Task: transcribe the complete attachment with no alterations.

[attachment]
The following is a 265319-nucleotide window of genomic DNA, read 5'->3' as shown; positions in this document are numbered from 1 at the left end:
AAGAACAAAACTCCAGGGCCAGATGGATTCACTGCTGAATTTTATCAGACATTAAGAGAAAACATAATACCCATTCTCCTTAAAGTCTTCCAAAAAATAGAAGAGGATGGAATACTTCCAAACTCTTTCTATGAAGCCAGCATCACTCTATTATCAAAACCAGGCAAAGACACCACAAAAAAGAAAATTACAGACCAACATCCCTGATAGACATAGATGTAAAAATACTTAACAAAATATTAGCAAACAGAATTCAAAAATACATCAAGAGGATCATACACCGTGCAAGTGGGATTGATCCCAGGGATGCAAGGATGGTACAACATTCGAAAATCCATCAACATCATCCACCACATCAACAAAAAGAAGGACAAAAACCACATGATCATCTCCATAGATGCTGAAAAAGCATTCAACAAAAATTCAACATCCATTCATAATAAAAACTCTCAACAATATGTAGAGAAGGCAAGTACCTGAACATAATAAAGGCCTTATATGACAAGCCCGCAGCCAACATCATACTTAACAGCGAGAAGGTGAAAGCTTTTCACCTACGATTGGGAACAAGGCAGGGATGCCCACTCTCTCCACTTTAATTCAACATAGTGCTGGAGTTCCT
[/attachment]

The following is a 265319-nucleotide window of genomic DNA, read 5'->3' as shown; positions in this document are numbered from 1 at the left end:
AAGAACAAAACTCCAGGGCCAGATGGATTCACTGCTGAATTTTATCAGACATTAAGAGAAAACATAATACCCATTCTCCTTAAAGTCTTCCAAAAAATAGAAGAGGATGGAATACTTCCAAACTCTTTCTATGAAGCCAGCATCACTCTATTATCAAAACCAGGCAAAGACACCACAAAAAAGAAAATTACAGACCAACATCCCTGATAGACATAGATGTAAAAATACTTAACAAAATATTAGCAAACAGAATTCAAAAATACATCAAGAGGATCATACACCGTGCAAGTGGGATTGATCCCAGGGATGCAAGGATGGTACAACATTCGAAAATCCATCAACATCATCCACCACATCAACAAAAAGAAGGACAAAAACCACATGATCATCTCCATAGATGCTGAAAAAGCATTCAACAAAAATTCAACATCCATTCATAATAAAAACTCTCAACAATATGTAGAGAAGGCAAGTACCTGAACATAATAAAGGCCTTATATGACAAGCCCGCAGCCAACATCATACTTAACAGCGAGAAGGTGAAAGCTTTTCACCTACGATTGGGAACAAGGCAGGGATGCCCACTCTCTCCACTTTAATTCAACATAGTGCTGGAGTTCCT